We're happy to present this story from one of our favorite sites, The Knot.
We're happy to present this story from one of our favorite sites, The Knot. Stuck on what to give the brides- and grooms-to-be in your life? Here's some advice!
Whether it's for a cousin, coworker, or close friend, here are the only six tips you need to know about giving great wedding gifts.
Related: 10 Ways to Ruin a Wedding
Respect the Registry
Though your first instinct might be to go rogue (hey, everybody wants to be unique), we suggest thinking twice before shopping outside of the registry. Think of it as a (very long) letter to Santa. When you were a kid, were you hoping to be surprised? No way! You were hoping to get the things on your wish list. Well, that's exactly how the bride and groom feel about the list they spent hours putting together. Sure, if you're crazy-close with the bride or groom and have a great out-of-the-box idea you know they'll love, then by all means, go for it. Not positive? Better make friends with good-old Reg.
Related: 10 Wacky Wedding Cakes
Adjust Your Attitude
When it comes time to shop, it can be a bit difficult to get excited about buying, say . . . a toaster. But guess what? That's an item that's likely to get used every single day. The same goes for a place setting of flatware. Sexy? Not really. Sure to be appreciated? You bet. Take a second to think about the items you couldn't live without in your own home (think: your buttery-soft sheets, or that killer coffeemaker) and let that guide your gifting. Suddenly, buying a household basic will feel far less impersonal and, well . . . basic.
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Wish your gift could make a bigger splash, but don't have the dough to make it happen solo? If you've got friends or family heading to the same wedding, consider going in on a registry dream item. Think big: A group of three or four guests could go in on a great grill — while a whole family could give something major, like a refrigerator.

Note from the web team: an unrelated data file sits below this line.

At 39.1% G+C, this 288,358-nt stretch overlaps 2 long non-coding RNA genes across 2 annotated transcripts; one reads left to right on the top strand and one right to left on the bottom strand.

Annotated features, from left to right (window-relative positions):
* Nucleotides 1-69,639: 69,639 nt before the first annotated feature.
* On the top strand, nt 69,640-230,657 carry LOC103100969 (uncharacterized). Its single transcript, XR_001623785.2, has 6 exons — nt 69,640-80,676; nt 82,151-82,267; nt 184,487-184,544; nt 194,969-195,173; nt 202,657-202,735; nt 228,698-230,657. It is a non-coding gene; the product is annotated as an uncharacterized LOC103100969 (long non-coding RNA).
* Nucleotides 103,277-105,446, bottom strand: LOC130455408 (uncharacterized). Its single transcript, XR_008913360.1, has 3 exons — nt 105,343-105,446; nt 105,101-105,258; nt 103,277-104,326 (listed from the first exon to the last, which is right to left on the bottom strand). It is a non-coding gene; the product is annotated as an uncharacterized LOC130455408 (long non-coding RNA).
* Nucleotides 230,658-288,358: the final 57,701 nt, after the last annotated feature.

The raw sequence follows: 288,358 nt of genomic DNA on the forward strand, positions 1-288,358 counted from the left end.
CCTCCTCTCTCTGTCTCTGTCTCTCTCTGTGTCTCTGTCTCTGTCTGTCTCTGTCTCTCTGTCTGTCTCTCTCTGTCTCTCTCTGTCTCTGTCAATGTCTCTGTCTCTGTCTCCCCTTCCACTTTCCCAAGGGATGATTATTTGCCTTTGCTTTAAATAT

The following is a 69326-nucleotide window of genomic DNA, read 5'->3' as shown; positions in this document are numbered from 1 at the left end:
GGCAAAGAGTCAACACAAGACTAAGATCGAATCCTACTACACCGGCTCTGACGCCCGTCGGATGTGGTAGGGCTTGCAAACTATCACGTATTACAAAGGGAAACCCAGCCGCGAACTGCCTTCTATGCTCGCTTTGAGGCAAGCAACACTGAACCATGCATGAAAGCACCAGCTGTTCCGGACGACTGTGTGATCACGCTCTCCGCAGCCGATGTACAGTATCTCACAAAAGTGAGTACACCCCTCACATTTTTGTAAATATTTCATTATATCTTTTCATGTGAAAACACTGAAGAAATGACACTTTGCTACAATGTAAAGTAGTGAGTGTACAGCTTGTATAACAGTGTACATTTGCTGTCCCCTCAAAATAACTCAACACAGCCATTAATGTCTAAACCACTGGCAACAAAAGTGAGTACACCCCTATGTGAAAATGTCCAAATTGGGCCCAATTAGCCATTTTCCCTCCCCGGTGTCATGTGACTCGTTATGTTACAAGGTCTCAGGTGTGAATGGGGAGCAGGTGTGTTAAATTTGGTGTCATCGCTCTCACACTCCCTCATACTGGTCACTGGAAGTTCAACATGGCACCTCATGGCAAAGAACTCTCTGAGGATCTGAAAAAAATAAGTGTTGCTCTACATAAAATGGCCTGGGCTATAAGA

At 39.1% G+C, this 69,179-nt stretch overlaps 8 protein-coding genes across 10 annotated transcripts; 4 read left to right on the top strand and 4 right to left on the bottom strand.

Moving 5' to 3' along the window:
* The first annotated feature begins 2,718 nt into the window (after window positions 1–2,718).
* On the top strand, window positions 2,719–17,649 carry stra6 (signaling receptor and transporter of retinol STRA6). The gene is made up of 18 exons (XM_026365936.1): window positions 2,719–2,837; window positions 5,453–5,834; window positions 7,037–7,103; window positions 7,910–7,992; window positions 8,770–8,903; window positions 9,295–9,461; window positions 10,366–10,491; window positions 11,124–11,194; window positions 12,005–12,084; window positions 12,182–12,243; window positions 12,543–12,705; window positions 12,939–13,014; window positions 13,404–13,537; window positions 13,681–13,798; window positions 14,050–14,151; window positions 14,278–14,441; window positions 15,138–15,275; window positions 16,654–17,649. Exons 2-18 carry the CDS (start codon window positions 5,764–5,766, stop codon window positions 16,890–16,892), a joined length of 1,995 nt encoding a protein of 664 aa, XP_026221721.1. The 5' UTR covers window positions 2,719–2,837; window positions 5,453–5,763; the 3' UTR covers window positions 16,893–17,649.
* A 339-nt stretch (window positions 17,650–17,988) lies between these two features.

Related: 10 Most Outrageous Wedding Photos
Cash Is Cool
Wondering if it's proper to send moola as a present? Not only does it pass the etiquette smell test, but with more and more couples financing their own nuptials, it's bound to be met with smiles. Rule of thumb: Send a check in advance of the ceremony, so you won't have to worry about possible name changes.
Related: 12 Most Embarrassing Real Wedding Moments
Shop and Ship
These days, many brides and grooms tie the knot far from home, and the logistics of hauling back a big pile of loot after the wedding can be daunting (not to mention expensive). Do the couple-to-be a solid by having presents delivered directly to their residence (if they aren't already roomies, have it sent to the home of the bride). Ready for another hot tip? Provided the bride has registered there, most stores will wrap and ship the gift for you. Can you say painless?
That one-year rule? We're not really feeling it. While etiquette once dictated that guests had a full year postwedding to gift the happy couple, the reality is, anything beyond six months is likely to seem rude. If you're slammed with multiple weddings this season and need to stagger your gift buying (is that your wallet we hear, begging for a time-out?), feel free to space out your purchases by a month or two. But we vote for giving a smaller, more affordable gift on time.
— Hallie Goodman